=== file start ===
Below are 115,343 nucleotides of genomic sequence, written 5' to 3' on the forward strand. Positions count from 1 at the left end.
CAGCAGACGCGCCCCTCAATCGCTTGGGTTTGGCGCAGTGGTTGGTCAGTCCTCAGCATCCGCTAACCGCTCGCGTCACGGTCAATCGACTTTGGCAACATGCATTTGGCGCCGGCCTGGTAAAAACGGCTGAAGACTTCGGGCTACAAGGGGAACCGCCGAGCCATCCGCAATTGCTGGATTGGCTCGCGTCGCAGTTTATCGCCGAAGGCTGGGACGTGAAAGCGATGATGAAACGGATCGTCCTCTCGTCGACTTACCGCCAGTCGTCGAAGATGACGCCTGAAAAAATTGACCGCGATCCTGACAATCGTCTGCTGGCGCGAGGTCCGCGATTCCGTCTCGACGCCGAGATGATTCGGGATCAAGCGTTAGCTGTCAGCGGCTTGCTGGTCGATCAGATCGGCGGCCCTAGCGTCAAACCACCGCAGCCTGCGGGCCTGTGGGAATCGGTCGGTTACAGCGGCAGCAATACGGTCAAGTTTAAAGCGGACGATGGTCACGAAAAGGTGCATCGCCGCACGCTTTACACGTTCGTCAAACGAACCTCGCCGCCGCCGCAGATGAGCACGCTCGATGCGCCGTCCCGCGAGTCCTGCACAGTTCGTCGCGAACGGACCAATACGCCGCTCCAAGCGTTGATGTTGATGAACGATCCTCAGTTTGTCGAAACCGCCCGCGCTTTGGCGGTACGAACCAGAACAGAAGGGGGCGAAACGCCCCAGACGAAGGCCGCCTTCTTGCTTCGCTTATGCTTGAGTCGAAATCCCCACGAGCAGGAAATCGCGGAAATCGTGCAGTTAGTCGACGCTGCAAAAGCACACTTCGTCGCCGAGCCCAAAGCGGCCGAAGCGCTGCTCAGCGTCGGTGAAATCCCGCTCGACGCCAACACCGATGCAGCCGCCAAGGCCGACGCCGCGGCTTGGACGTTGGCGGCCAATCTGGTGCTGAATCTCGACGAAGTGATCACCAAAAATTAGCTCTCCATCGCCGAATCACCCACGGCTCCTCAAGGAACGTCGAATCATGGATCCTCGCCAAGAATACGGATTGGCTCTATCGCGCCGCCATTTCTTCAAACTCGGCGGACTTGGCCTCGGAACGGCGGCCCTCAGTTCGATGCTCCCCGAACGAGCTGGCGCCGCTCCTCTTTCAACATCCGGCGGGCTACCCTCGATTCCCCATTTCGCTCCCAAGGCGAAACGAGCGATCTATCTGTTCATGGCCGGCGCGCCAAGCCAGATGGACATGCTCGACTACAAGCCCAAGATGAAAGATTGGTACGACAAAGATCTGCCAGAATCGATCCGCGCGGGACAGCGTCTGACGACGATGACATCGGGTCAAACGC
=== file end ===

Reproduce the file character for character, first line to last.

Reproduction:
Below are 115,343 nucleotides of genomic sequence, written 5' to 3' on the forward strand. Positions count from 1 at the left end.
CAGCAGACGCGCCCCTCAATCGCTTGGGTTTGGCGCAGTGGTTGGTCAGTCCTCAGCATCCGCTAACCGCTCGCGTCACGGTCAATCGACTTTGGCAACATGCATTTGGCGCCGGCCTGGTAAAAACGGCTGAAGACTTCGGGCTACAAGGGGAACCGCCGAGCCATCCGCAATTGCTGGATTGGCTCGCGTCGCAGTTTATCGCCGAAGGCTGGGACGTGAAAGCGATGATGAAACGGATCGTCCTCTCGTCGACTTACCGCCAGTCGTCGAAGATGACGCCTGAAAAAATTGACCGCGATCCTGACAATCGTCTGCTGGCGCGAGGTCCGCGATTCCGTCTCGACGCCGAGATGATTCGGGATCAAGCGTTAGCTGTCAGCGGCTTGCTGGTCGATCAGATCGGCGGCCCTAGCGTCAAACCACCGCAGCCTGCGGGCCTGTGGGAATCGGTCGGTTACAGCGGCAGCAATACGGTCAAGTTTAAAGCGGACGATGGTCACGAAAAGGTGCATCGCCGCACGCTTTACACGTTCGTCAAACGAACCTCGCCGCCGCCGCAGATGAGCACGCTCGATGCGCCGTCCCGCGAGTCCTGCACAGTTCGTCGCGAACGGACCAATACGCCGCTCCAAGCGTTGATGTTGATGAACGATCCTCAGTTTGTCGAAACCGCCCGCGCTTTGGCGGTACGAACCAGAACAGAAGGGGGCGAAACGCCCCAGACGAAGGCCGCCTTCTTGCTTCGCTTATGCTTGAGTCGAAATCCCCACGAGCAGGAAATCGCGGAAATCGTGCAGTTAGTCGACGCTGCAAAAGCACACTTCGTCGCCGAGCCCAAAGCGGCCGAAGCGCTGCTCAGCGTCGGTGAAATCCCGCTCGACGCCAACACCGATGCAGCCGCCAAGGCCGACGCCGCGGCTTGGACGTTGGCGGCCAATCTGGTGCTGAATCTCGACGAAGTGATCACCAAAAATTAGCTCTCCATCGCCGAATCACCCACGGCTCCTCAAGGAACGTCGAATCATGGATCCTCGCCAAGAATACGGATTGGCTCTATCGCGCCGCCATTTCTTCAAACTCGGCGGACTTGGCCTCGGAACGGCGGCCCTCAGTTCGATGCTCCCCGAACGAGCTGGCGCCGCTCCTCTTTCAACATCCGGCGGGCTACCCTCGATTCCCCATTTCGCTCCCAAGGCGAAACGAGCGATCTATCTGTTCATGGCCGGCGCGCCAAGCCAGATGGACATGCTCGACTACAAGCCCAAGATGAAAGATTGGTACGACAAAGATCTGCCAGAATCGATCCGCGCGGGACAGCGTCTGACGACGATGACATCGGGTCAAACGC